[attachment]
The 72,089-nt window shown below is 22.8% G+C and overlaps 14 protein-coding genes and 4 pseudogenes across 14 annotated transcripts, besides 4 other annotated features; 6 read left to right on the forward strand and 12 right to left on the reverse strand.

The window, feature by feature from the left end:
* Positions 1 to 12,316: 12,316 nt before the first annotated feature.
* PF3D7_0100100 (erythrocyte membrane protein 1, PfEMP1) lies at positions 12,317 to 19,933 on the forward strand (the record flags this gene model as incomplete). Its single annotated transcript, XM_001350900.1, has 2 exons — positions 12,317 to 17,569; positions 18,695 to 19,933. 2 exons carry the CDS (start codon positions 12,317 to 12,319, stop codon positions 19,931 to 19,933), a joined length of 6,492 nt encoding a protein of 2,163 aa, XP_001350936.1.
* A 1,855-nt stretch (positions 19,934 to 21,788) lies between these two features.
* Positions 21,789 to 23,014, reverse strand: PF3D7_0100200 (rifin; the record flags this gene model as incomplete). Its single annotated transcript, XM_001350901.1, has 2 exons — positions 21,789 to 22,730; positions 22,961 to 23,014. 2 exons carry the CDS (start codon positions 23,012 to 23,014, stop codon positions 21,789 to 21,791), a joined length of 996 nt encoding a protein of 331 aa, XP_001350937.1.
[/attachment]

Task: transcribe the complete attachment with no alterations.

The 72,089-nt window shown below is 22.8% G+C and overlaps 14 protein-coding genes and 4 pseudogenes across 14 annotated transcripts, besides 4 other annotated features; 6 read left to right on the forward strand and 12 right to left on the reverse strand.

The window, feature by feature from the left end:
* Positions 1 to 12,316: 12,316 nt before the first annotated feature.
* PF3D7_0100100 (erythrocyte membrane protein 1, PfEMP1) lies at positions 12,317 to 19,933 on the forward strand (the record flags this gene model as incomplete). Its single annotated transcript, XM_001350900.1, has 2 exons — positions 12,317 to 17,569; positions 18,695 to 19,933. 2 exons carry the CDS (start codon positions 12,317 to 12,319, stop codon positions 19,931 to 19,933), a joined length of 6,492 nt encoding a protein of 2,163 aa, XP_001350936.1.
* A 1,855-nt stretch (positions 19,934 to 21,788) lies between these two features.
* Positions 21,789 to 23,014, reverse strand: PF3D7_0100200 (rifin; the record flags this gene model as incomplete). Its single annotated transcript, XM_001350901.1, has 2 exons — positions 21,789 to 22,730; positions 22,961 to 23,014. 2 exons carry the CDS (start codon positions 23,012 to 23,014, stop codon positions 21,789 to 21,791), a joined length of 996 nt encoding a protein of 331 aa, XP_001350937.1.